Top Cloud Computing Issues For Universities & Their Workarounds

April 2, 2014 | by

The educational market becomes more competitive each passing year. Colleges and universities are adopting new learning technologies with an aim to expand outreach, improve efficiency and gain a competitive edge.

The U.S. Department of EducatiOnline Backupon has given a nod to technological development, as evident in the National Education Technology Plan. According to them, the data stored around the globe can assist the administrative and academic resources required to promote education and learning.

The speed of adoption has picked up in recent times. Box announced at the start of the year that their cloud service was adopted by more than 85 institutions with an aim to share and manage content across handheld devices between staff, faculty and students. Also, Box’s partnership with Internet2 provided a simple deployment method of the serve across Notre Dame, Stanford, University of Michigan and Cornell campuses.

But adopters have to take necessary measures to realize the full potential of cloud computing, with the most important being securing the platform.

Security of cloud computing – a concern for institutions

The current issues faced by universities are related to data access, security, ownership, contract and privacy. The compliance areas include electronic delivery, holds of litigation, HIPAA, PCI, FOIA and FERPA.

A great example of a security breach comes out of Oregon Health & Science University. After the physicians and residents in three different departments shared data of patients over Google Cloud services, the officials sent out notifications to almost 3,000 patients stating that their information was compromised.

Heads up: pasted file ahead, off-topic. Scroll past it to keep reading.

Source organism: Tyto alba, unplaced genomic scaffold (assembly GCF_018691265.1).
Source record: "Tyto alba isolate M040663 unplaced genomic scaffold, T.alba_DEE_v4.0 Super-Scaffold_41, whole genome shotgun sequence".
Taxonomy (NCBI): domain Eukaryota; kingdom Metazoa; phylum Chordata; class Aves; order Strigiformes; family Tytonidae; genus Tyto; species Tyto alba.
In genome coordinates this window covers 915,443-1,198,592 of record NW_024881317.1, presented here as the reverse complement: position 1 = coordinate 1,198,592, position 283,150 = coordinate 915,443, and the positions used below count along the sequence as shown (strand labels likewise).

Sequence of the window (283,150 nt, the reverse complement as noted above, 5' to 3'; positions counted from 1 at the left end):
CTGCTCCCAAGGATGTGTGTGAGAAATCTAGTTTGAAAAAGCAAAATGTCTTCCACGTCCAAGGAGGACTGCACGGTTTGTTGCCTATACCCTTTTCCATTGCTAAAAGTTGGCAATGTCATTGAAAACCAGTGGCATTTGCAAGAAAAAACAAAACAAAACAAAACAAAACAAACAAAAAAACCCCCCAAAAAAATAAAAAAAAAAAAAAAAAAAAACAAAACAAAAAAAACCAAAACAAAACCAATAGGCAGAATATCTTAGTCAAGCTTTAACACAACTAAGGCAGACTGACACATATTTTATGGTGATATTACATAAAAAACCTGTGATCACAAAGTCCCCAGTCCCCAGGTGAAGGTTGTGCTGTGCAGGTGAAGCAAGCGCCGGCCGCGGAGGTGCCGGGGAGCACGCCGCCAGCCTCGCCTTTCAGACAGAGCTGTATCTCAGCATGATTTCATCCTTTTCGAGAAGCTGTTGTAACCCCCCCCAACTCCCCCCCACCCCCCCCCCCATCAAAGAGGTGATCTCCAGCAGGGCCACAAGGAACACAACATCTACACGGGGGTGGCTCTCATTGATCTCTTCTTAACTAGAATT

They also mentioned that they weren’t in an agreement to use the cloud ISP. This was the fourth breach for OHSU; the first three came because of unencrypted data.

Stanford University also became a victim of a data breach earlier in 2013 when its cloud IT infrastructure revealed information and user names. The attack was suggested to be the same one that was launched on other large organizations in the U.S.; the users of the whole Stanford U network (students, faculty, staff etc.) were advised to change their passwords through a notification box on the official website.

Workarounds for universities

Some universities have already realized the issues pertaining to security and are taking necessary measures to minimize the threats. Georgia Tech, for example, recommends a two-factor authentication to reduce the vulnerability of private information stored in the cloud. This action will reduce the exposure of the entire network even if a breach occurs in a single user account. This is not something that is covered by standard software, stronger services like Trend Micro’s deep security software that is build for business’s/organizations is needed to handle their advanced networks.

And for universities aiming to expand, optimize services and reduce costs by utilizing cloud computing applications, deep security software can mitigate risks by encrypting data and key management regardless of whether it’s a private or a hybrid deployment. This becomes even more important for institutes like Indiana University, whose IUAnyWare initiative aimed at converting the end users to use virtualized network applications.

Universities are also recommended to have sufficient due diligence before embracing the cloud. As the OHSU example shows, they weren’t able to secure the data by tapping into the cloud ISP because the institute didn’t have a contractual agreement. The basic measure to take in this case is that institutions should perform an extensive analysis on due diligence before thinking about cloud integration.


View all

view all